ChatGPT has been hailed as the future of AI text generators — and the end of high school writing assignments — for its ability to craft believable, oftentimes stylized human speech from prompts. The text AI works by drawing from examples of human language cataloged online. That includes the worst of people’s language, too, like hate speech, violence, or sexual abuse. Robots turning out racist and sexist happens so consistently it’s practically a punchline, and we only have humanity’s own biases and language to blame. 

Despite the public impression that programs like ChatGPT work magically on their own, culling the internet for everything they need to know, human labor is still needed to keep AIs from generating inappropriate content by teaching them to recognize bad stuff. According to an investigation by Time, the bot’s parent company, OpenAI, paid data labelers in Kenya less than $2 per hour to review dangerous content to help ChatGPT recognize violence and hate speech. OpenAI confirmed to Time that Sama employees in Kenya contributed to a tool it was building to identify toxic content, which was eventually built into ChatGPT. They also said some workers earn more than $2 hourly and that “classifying and filtering harmful [text and images] is a necessary step in minimizing the amount of violent and sexual content included in training data” for AI systems.

It’s the latest example of the human cost of content moderation and the unseen, oftentimes exploitative working conditions that power multi-billion-dollar companies. A 2017 investigation by Rolling Stone detailed the mental toll on workers for Facebook and Microsoft who were tasked with looking at beheadings, suicides, and other violent content for hours a day. Earlier reporting by Time also revealed that Facebook content moderators in Africa were paid as little as $1.50 per hour.

Four employees described being “mentally scarred” by the work of data labeling. One Sama worker who read text for OpenAI during that time said he was traumatized by reading a graphic description of a man having sex with a dog in front of a young child. “That was torture,” he said. “You will read a number of statements like that all through the week. By the time it gets to Friday, you are disturbed from thinking through that picture.” 

Documents revealed another Sama employee had read an erotica scene of a villian raping Batman’s sidekick Robin. The scene began nonconsensually but eventually, Robin reciprocated, leaving the worker confused about whether to categorize it as sexual violence or not. The employee asked OpenAI’s researchers for advice. A reply, if it came, was not logged in the document reviewed by Time.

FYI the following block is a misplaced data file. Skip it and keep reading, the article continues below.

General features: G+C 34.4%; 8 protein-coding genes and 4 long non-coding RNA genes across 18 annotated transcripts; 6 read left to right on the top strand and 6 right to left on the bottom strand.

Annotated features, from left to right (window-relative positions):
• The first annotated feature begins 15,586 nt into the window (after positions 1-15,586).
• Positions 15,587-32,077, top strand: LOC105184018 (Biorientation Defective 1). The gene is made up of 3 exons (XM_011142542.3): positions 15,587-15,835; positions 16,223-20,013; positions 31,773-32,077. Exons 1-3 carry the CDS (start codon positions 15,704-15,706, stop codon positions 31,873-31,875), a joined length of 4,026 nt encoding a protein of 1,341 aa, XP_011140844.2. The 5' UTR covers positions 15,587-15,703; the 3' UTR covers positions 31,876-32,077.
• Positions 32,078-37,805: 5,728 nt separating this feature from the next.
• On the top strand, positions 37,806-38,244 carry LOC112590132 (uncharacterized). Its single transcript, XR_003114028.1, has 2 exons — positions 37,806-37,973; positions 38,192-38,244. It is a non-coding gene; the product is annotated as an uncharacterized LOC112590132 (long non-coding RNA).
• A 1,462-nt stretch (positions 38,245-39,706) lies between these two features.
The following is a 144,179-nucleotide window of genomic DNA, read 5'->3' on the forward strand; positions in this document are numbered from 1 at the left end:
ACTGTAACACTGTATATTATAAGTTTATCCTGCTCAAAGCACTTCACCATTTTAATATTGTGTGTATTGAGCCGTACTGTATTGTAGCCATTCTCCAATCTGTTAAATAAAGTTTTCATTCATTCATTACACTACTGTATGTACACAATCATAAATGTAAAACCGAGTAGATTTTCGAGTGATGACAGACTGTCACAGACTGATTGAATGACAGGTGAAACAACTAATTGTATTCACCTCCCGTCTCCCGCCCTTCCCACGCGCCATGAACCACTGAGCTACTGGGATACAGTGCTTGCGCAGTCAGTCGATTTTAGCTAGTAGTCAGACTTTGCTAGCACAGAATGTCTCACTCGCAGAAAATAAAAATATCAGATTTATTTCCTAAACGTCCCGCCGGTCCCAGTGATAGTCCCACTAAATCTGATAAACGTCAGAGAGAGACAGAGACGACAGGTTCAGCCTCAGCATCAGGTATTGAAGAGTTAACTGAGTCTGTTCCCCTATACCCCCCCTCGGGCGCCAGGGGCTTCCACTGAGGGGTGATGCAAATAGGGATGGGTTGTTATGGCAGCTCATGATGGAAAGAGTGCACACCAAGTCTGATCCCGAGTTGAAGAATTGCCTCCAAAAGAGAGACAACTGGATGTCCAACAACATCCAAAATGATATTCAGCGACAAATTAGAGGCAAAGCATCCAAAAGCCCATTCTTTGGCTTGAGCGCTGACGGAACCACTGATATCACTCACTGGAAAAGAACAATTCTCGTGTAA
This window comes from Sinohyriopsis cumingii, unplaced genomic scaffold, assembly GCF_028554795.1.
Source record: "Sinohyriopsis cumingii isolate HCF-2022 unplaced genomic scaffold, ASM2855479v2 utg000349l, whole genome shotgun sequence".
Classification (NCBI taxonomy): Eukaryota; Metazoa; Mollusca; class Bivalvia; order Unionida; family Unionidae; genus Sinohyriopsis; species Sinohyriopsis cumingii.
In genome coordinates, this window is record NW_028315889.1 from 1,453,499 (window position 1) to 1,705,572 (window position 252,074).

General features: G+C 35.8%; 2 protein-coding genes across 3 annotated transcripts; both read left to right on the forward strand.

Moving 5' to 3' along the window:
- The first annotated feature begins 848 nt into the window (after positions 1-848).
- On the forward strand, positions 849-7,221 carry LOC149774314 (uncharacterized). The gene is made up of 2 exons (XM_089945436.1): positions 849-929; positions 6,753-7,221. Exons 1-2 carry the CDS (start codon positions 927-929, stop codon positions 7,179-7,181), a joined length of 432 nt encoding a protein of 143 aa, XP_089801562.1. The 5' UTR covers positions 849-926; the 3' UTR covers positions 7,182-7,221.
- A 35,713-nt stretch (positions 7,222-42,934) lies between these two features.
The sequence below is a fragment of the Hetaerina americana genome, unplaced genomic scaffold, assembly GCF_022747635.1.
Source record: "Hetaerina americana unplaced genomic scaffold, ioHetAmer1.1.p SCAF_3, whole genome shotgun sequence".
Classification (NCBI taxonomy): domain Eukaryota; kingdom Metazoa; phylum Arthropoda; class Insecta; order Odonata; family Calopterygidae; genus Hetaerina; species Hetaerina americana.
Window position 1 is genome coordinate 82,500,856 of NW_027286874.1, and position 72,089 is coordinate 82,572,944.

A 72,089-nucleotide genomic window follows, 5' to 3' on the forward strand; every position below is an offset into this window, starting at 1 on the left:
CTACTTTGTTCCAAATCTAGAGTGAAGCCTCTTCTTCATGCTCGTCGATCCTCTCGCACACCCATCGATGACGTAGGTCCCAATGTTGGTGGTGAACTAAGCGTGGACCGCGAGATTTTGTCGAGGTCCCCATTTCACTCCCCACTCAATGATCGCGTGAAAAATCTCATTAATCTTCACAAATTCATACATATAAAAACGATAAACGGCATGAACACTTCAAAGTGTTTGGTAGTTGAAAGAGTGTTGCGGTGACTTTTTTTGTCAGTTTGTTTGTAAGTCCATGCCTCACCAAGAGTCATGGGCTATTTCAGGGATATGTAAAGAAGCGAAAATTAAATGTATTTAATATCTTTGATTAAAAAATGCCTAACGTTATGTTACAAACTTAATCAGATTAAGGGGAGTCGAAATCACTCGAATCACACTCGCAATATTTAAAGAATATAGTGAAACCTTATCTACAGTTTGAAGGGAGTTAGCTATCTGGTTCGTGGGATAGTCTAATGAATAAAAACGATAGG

Employees told Time they were entitled to counseling, but that the sessions were unhelpful and rare because of work productivity demands. Two said they were only offered the chance to attend group sessions, and one said Sama denied their requests to see a counselor one-to-one. Sama denied that only group sessions were available, saying, “We take the mental health of our employees and those of our contractors very seriously.”

In order to label offensive content for Chat GPT, OpenAI sent tens of thousands of text samples to an outsourcing firm in Kenya called Sama, starting in November 2021, Time reported. Junior data labelers, who comprised the majority of the workers hired for the contract, were paid $170 monthly, with $70 monthly bonuses for viewing content that was explicit in nature. After taxes, workers took home between $1.32 and $1.44 per hour, according to contracts. More senior labelers, could make up to $2 per hour if they met all their targets. A Sama spokesperson told Time workers earned between $1.46 and $3.74 per hour after taxes.

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In Feb. 2022, Sama began working on a new, image-based project for OpenAI, seemingly unrelated to the text-only ChatGPT. Sama was collecting and labeling sexual and violent images, some of which were illegal in the U.S. Later that month, a billing document showed 

Sama sent OpenAI a batch of 1,400 images. These included depictions of child sexual abuse, violent sex acts, and graphic violence. Sama canceled its contract weeks after that. The company said in a statement to Time that the request for illegal images had come from OpenAI after Sama had already begun the project. “The East Africa team raised concerns to our executives right away. Sama immediately ended the image classification pilot and gave notice that we would cancel all remaining [projects] with OpenAI,” a Sama spokesperson said.

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